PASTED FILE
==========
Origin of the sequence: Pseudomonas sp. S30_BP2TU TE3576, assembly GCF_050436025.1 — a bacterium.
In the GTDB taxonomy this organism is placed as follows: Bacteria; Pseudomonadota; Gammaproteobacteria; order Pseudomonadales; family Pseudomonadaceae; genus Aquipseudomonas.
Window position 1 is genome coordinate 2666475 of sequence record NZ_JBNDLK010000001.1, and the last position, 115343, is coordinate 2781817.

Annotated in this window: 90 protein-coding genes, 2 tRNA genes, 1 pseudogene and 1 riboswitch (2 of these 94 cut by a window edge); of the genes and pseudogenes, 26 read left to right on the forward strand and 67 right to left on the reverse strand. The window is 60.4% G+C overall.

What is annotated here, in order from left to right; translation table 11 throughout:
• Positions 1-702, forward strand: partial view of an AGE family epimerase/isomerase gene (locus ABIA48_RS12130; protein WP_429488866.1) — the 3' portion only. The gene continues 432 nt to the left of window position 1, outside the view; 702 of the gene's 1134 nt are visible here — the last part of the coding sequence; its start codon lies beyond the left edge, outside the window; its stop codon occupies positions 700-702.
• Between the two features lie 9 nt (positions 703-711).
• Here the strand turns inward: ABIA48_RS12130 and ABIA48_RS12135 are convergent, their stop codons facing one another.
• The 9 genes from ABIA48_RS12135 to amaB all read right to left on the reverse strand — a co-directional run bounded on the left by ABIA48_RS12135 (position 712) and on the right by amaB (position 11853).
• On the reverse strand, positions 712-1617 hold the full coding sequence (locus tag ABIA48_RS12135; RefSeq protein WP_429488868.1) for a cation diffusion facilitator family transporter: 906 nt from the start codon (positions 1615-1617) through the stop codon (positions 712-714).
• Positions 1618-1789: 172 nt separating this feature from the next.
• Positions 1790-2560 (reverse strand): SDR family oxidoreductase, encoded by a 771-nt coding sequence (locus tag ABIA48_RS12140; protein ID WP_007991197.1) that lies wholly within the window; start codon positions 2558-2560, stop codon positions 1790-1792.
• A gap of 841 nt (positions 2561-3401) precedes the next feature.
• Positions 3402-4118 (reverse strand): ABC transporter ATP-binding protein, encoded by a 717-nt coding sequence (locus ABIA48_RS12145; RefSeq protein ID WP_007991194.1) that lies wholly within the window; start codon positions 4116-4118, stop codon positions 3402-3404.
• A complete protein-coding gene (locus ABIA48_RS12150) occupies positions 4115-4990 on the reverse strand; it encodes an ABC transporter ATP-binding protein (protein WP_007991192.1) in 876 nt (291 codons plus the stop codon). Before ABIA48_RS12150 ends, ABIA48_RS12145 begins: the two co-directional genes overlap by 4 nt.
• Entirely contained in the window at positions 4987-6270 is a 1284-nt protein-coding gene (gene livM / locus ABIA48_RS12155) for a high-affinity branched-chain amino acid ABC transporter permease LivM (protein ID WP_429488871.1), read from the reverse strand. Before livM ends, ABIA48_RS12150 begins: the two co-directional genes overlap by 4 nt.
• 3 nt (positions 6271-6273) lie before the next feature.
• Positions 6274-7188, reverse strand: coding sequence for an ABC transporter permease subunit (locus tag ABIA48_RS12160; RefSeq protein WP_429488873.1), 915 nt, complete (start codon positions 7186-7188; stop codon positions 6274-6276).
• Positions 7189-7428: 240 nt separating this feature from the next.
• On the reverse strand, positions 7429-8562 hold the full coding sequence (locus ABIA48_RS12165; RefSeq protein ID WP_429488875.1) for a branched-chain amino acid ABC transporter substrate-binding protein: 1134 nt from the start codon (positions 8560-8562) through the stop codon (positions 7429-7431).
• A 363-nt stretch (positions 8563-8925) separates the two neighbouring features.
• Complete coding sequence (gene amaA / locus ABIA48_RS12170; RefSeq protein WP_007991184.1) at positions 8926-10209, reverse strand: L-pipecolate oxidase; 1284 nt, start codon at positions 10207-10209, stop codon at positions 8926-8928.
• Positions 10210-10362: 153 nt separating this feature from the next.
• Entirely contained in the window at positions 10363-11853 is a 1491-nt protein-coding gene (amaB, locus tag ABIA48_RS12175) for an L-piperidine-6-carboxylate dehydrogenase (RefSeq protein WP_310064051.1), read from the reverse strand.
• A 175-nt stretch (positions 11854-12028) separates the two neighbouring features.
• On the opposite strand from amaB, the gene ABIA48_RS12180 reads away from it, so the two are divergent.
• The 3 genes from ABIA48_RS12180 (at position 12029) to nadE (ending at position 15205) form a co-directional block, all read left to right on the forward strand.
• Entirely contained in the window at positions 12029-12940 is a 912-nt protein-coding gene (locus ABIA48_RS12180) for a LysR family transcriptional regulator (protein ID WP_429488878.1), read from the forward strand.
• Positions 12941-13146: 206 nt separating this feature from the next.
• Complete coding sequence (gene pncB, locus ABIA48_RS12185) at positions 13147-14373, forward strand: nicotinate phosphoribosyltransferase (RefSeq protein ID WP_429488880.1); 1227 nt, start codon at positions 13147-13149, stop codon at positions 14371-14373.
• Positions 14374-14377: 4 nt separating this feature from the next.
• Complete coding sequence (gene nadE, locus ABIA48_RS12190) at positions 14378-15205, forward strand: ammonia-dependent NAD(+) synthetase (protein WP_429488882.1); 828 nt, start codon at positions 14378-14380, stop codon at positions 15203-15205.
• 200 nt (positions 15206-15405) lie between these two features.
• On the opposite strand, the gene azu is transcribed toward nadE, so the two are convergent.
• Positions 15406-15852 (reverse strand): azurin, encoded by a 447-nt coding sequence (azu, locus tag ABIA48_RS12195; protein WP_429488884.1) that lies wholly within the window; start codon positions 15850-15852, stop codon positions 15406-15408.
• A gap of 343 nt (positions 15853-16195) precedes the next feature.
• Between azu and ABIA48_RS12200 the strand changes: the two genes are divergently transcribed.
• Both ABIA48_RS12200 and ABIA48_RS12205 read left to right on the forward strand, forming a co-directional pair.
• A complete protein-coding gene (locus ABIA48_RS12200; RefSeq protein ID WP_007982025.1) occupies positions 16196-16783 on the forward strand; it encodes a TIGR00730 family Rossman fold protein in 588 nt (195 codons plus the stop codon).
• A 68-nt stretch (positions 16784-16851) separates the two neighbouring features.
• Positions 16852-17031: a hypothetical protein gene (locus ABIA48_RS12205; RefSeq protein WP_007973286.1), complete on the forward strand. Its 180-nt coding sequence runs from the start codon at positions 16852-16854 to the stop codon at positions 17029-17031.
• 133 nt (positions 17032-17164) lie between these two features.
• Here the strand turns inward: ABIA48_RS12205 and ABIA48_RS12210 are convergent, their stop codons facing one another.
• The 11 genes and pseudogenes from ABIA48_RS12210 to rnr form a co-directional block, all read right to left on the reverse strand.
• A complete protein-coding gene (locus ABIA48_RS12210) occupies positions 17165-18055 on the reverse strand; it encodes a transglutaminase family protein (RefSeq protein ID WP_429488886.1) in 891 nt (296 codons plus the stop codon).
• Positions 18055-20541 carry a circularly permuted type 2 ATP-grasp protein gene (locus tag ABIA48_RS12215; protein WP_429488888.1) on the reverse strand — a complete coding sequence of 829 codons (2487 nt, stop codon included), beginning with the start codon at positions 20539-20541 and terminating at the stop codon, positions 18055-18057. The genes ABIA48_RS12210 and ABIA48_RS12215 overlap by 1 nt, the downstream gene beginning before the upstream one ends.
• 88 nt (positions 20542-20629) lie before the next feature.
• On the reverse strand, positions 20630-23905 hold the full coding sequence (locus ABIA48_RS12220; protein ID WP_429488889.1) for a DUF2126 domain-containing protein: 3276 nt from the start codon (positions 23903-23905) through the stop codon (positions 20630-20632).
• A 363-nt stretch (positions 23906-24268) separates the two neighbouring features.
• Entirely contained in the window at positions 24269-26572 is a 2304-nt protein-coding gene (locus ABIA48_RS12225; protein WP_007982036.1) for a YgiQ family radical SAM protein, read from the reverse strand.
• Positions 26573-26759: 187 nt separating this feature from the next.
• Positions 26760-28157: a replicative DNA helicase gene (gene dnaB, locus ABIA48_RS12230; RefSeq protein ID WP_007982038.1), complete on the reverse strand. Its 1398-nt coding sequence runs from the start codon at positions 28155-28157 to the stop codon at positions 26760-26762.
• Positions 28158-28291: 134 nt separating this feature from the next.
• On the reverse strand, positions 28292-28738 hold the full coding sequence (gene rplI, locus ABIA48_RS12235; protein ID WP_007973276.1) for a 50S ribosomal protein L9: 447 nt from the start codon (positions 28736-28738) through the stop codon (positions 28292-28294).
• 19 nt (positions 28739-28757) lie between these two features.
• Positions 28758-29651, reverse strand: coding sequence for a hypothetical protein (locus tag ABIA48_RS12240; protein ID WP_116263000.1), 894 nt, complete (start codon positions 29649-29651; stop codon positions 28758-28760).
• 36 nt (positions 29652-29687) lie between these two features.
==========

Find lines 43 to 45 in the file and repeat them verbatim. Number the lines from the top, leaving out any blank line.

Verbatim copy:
• Here the strand turns inward: ABIA48_RS12205 and ABIA48_RS12210 are convergent, their stop codons facing one another.
• The 11 genes and pseudogenes from ABIA48_RS12210 to rnr form a co-directional block, all read right to left on the reverse strand.
• A complete protein-coding gene (locus ABIA48_RS12210) occupies positions 17165-18055 on the reverse strand; it encodes a transglutaminase family protein (RefSeq protein ID WP_429488886.1) in 891 nt (296 codons plus the stop codon).